…Byzantium (1984): Music by Edgard Varèse (Intégrales, Density 2.15, Octandre), Choreography by Paul Taylor, Costumes by William Ivey Long, Set by David Gropman, Lighting by Jennifer Tipton, Performed by the Company. I did not remember seeing this 1984 work, replete with angst, affect, and motion generated from the hip and pelvis, evocative of Paul Taylor’s roots in the Graham technique. This was Lisa Viola’s Farewell Weekend in New York, and she danced in the peak of form, muscular, elevated, and focused, as did the entire Company here. Varèse’s score is atonal and dark, and the costumes were gold on silk. The three scenes are “Passing”, “Or Past”, and “Or to Come”, and the choreography included slapping thighs and crawling on one leg. Of special note were performances (in addition to Ms. Viola) by Francisco Graciano, Richard Chen See, Julie Tice, and Orion Duckstein, but, as always, the Company was propelled with energy and charisma, at the end of a long run at City Center.


De Sueños (of dreams) (2007): Music by Agustín Lara, Juan García Esquivel, Osvaldo Golijov, B. García de Jesús, J. Elizondo, Ariel Guzik, Chalino Sánchez, Choreography by Paul Taylor, Set and Costumes by Santo Loquasto, Lighting by Jennifer Tipton, Performed by the Company. This new ballet, in two parts (this being Part I) seems to be a cross between a haunting dream and the Mexican Holiday, “Day of the Dead”. Youthful innocence is juxtaposed with shock and horror, as one moment we see a girl dancing with a flower basket, and another moment we see a dancer licking a skull. That skull is searingly carried by Richard Chen See in a black bowler hat, sunglasses, funereal jacket, and white gloves, back and forth, like a dream-image that re-appears without cue.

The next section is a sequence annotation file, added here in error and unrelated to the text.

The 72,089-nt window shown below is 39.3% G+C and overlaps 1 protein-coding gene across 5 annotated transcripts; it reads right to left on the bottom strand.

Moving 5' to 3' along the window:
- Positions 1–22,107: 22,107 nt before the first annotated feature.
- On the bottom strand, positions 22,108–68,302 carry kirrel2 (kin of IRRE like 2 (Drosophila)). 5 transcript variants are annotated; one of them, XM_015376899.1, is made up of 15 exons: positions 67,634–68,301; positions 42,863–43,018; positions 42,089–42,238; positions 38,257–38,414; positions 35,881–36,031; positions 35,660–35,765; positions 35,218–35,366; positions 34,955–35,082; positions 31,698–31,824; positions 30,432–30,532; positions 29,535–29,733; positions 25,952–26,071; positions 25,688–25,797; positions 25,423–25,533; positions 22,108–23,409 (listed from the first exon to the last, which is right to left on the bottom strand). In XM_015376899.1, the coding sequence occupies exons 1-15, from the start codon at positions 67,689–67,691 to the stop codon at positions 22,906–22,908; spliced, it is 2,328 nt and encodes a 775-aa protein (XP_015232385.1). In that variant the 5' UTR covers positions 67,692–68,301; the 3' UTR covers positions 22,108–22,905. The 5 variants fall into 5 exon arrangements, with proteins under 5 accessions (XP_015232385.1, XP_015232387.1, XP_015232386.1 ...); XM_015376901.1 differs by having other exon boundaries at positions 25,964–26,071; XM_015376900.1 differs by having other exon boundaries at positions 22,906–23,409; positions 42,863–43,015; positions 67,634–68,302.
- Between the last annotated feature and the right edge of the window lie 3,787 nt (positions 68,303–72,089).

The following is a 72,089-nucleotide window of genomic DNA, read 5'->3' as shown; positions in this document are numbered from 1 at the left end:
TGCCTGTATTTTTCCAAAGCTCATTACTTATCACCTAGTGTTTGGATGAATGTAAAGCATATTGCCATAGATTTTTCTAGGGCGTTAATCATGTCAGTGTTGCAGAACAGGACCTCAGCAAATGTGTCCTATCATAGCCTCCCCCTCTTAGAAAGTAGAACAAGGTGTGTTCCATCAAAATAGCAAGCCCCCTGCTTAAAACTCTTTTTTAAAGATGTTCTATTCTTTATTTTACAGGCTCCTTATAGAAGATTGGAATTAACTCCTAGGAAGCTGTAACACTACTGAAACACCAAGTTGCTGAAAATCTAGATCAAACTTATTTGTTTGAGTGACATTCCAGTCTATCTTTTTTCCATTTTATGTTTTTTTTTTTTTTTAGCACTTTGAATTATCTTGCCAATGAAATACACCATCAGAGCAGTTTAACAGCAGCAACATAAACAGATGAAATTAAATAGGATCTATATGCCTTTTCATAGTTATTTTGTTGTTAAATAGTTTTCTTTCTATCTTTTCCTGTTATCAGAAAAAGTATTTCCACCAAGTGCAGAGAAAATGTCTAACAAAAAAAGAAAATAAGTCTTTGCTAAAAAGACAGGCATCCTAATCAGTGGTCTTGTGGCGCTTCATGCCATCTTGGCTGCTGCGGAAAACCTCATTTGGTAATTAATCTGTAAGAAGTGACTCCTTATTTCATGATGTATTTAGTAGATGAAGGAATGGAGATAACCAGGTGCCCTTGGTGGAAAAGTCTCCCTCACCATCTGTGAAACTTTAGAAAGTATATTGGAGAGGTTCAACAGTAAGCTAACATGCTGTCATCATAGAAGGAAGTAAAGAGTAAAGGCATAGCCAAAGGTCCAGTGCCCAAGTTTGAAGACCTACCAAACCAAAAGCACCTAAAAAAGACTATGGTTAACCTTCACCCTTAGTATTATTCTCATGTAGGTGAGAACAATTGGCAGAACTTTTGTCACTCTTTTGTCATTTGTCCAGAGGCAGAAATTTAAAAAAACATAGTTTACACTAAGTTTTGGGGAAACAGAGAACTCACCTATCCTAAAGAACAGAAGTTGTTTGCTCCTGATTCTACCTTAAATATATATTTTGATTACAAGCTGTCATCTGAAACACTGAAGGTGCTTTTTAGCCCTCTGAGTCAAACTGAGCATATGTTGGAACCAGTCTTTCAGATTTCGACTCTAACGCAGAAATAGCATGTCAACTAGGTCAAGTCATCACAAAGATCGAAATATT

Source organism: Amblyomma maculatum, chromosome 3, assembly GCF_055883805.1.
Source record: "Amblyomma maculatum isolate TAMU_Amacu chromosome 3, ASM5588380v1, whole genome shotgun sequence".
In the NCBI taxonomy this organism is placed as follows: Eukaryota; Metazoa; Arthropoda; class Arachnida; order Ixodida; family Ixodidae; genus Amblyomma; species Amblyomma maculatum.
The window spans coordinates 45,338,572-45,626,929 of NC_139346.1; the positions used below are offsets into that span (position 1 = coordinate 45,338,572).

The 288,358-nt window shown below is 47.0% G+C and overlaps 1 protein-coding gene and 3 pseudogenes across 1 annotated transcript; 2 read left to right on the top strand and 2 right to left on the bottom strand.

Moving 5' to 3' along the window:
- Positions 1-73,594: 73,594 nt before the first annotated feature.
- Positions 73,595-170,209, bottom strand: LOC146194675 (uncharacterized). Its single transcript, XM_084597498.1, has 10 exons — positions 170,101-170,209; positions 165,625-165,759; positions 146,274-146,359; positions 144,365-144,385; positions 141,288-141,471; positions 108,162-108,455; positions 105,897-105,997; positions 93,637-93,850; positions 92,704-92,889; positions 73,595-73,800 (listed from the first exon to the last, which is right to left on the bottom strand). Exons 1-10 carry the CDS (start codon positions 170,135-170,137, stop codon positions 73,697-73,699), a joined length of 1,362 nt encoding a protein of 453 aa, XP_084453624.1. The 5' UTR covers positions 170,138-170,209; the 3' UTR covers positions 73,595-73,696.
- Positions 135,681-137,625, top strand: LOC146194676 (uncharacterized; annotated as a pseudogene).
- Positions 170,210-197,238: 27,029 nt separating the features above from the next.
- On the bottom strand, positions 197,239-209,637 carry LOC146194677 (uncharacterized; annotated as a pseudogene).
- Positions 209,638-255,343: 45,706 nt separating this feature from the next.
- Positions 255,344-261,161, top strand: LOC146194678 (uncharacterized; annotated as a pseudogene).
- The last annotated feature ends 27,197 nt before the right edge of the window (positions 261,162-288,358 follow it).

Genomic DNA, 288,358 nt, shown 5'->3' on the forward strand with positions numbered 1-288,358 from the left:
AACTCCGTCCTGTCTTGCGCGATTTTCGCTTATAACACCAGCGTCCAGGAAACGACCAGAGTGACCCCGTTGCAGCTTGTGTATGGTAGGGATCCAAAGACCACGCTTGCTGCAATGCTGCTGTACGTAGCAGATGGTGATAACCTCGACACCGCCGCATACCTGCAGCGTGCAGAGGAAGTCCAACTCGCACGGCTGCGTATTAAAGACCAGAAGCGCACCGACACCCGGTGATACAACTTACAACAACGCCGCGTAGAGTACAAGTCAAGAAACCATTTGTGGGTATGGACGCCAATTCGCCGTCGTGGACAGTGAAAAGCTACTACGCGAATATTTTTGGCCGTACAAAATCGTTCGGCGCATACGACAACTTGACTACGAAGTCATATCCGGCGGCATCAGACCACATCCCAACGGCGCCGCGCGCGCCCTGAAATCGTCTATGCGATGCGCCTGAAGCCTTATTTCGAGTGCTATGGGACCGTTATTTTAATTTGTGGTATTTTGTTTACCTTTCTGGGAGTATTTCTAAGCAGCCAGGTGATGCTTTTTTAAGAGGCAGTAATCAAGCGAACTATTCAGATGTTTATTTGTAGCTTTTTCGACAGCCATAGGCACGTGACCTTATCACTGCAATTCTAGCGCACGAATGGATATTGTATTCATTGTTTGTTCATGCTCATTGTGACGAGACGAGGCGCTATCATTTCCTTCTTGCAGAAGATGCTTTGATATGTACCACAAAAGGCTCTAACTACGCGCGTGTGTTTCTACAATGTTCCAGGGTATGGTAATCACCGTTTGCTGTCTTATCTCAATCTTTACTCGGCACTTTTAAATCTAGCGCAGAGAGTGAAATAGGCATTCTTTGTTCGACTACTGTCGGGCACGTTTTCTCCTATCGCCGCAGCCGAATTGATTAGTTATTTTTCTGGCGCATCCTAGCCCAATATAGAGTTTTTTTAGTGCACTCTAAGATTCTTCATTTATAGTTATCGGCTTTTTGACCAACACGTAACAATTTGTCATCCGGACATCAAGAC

Taylor quotes from Jung, “…I have no idea what this dream means”. Michael Trusnovec appears with stag antlers and later is shot. There’s an iconic machete that’s swung effortlessly about a circle of seemingly friendly characters, but it occasionally takes on dark connotations. Laura Halzack, in a striking gold costume with a round-jeweled crown, is ever-present, and the music varies from South American classical to Mexican folk chants. This score is derived from seven Latin American composers, and it enhances Santo Loquasto’s exotic costumes and sets, which are among his finest in the Taylor repertoire. There is gay humor, mythical imagery, and romantic innuendo. All in all, De Sueños (of dreams) is a dream with lasting memories. Paul Taylor proves each season that his creativity and inspiration are limitless.


Arden Court (1981): Music by William Boyce (Excerpts from Symphonies Nos. 1, 3, 5, 7, 8), Choreography by Paul Taylor, Set and Costumes by Gene Moore, Lighting by Jennifer Tipton, Performed by the Company. In contrast to the previous two works, Arden Court is uplifting pure dance, melodically driven (William Boyce), with the dancers in fanciful, polka-dotted leotards. It’s always in the third work of the evening that I am amazed at the sheer physical endurance of the Company, with dancers performing in two or all three works, never tiring, never missing a beat. The athleticism is constant and charismatic, and, in Arden Court, charged and catapulting.























Paul Taylor
Courtesy of Maxine Hicks




For more information, contact Dr. Roberta E. Zlokower at zlokower@bestweb.net